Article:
Roosevelt elk, adult bull male with large antlers. This bull elk has recently shed the velvet that covers its antlers. While an antler is growing, it is covered with highly vascular skin called velvet, which supplies oxygen and nutrients to the growing bone; once the antler has achieved its full size, the velvet is lost and the antler's bone dies. This dead bone structure is the mature antler, which is itself shed after each mating season. Roosevelt elk grow to 10' and 1300 lb, eating grasses, sedges and various berries, inhabiting the coastal rainforests of the Pacific Northwest.
Image ID: 25891  
Species: Roosevelt elk, Cervus canadensis roosevelti
Location: Redwood National Park, California, USA
 
Giant redwood, Lady Bird Johnson Grove, Redwood National Park. The coastal redwood, or simply 'redwood', is the tallest tree on Earth, reaching a height of 379' and living 3500 years or more. It is native to coastal California and the southwestern corner of Oregon within the United States, but most concentrated in Redwood National and State Parks in Northern California, found close to the coast where moisture and soil conditions can support its unique size and growth requirements.
Image ID: 25811  
Species: Coast redwood, giant redwood, California redwood, Sequoia sempervirens
Location: Redwood National Park, California, USA
 
Shaded path through a forest of giant redwood trees, Lady Bird Johnson Grove, Redwood National Park. The coastal redwood, or simply 'redwood', is the tallest tree on Earth, reaching a height of 379' and living 3500 years or more. It is native to coastal California and the southwestern corner of Oregon within the United States, but most concentrated in Redwood National and State Parks in Northern California, found close to the coast where moisture and soil conditions can support its unique size and growth requirements.
Image ID: 25812  
Species: Coast redwood, giant redwood, California redwood, Sequoia sempervirens
Location: Redwood National Park, California, USA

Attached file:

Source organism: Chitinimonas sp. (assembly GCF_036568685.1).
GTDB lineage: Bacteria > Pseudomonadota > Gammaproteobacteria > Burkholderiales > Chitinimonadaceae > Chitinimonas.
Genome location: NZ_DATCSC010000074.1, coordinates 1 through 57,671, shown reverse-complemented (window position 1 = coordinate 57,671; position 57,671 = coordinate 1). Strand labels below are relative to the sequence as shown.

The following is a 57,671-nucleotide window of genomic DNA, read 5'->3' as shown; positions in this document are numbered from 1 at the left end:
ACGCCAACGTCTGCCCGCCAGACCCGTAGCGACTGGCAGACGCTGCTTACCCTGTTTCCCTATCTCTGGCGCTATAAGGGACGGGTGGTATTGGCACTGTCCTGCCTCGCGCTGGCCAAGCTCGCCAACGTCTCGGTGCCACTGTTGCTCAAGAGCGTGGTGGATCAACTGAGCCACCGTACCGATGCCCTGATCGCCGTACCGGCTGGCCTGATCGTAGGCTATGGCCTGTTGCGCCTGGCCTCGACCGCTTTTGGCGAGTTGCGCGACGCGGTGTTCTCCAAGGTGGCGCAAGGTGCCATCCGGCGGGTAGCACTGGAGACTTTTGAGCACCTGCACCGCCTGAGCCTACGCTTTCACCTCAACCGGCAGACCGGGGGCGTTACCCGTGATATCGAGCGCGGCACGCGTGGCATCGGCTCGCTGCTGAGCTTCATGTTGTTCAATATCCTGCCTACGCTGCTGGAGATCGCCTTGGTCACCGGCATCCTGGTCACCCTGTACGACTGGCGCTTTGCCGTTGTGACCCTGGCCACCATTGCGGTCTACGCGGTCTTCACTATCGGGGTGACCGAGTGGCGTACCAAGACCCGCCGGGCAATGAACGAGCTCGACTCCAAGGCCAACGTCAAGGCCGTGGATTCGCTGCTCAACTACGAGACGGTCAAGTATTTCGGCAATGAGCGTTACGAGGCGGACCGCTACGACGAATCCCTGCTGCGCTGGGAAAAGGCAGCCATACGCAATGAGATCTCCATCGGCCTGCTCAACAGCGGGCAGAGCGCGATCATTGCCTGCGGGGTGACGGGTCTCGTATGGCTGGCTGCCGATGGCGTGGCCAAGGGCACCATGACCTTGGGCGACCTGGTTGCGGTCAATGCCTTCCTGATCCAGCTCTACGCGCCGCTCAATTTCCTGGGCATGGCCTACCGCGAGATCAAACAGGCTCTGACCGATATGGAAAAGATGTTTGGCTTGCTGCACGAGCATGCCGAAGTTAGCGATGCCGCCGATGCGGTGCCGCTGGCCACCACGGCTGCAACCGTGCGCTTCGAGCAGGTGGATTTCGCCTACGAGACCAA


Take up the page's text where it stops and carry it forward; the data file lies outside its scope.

Ferns grow below coastal redwood and Douglas Fir trees, Lady Bird Johnson Grove, Redwood National Park.  The coastal redwood, or simply 'redwood', is the tallest tree on Earth, reaching a height of 379' and living 3500 years or more.  It is native to coastal California and the southwestern corner of Oregon within the United States, but most concentrated in Redwood National and State Parks in Northern California, found close to the coast where moisture and soil conditions can support its unique size and growth requirements, Sequoia sempervirens Ferns grow below coastal redwood and Douglas Fir trees, Lady Bird Johnson Grove, Redwood National Park.  The coastal redwood, or simply 'redwood', is the tallest tree on Earth, reaching a height of 379' and living 3500 years or more.  It is native to coastal California and the southwestern corner of Oregon within the United States, but most concentrated in Redwood National and State Parks in Northern California, found close to the coast where moisture and soil conditions can support its unique size and growth requirements, Sequoia sempervirens Coast redwood, or simply 'redwood', the tallest tree on Earth, reaching a height of 379' and living 3500 years or more.  It is native to coastal California and the southwestern corner of Oregon within the United States, but most concentrated in Redwood National and State Parks in Northern California, found close to the coast where moisture and soil conditions can support its unique size and growth requirements, Sequoia sempervirens, Redwood National Park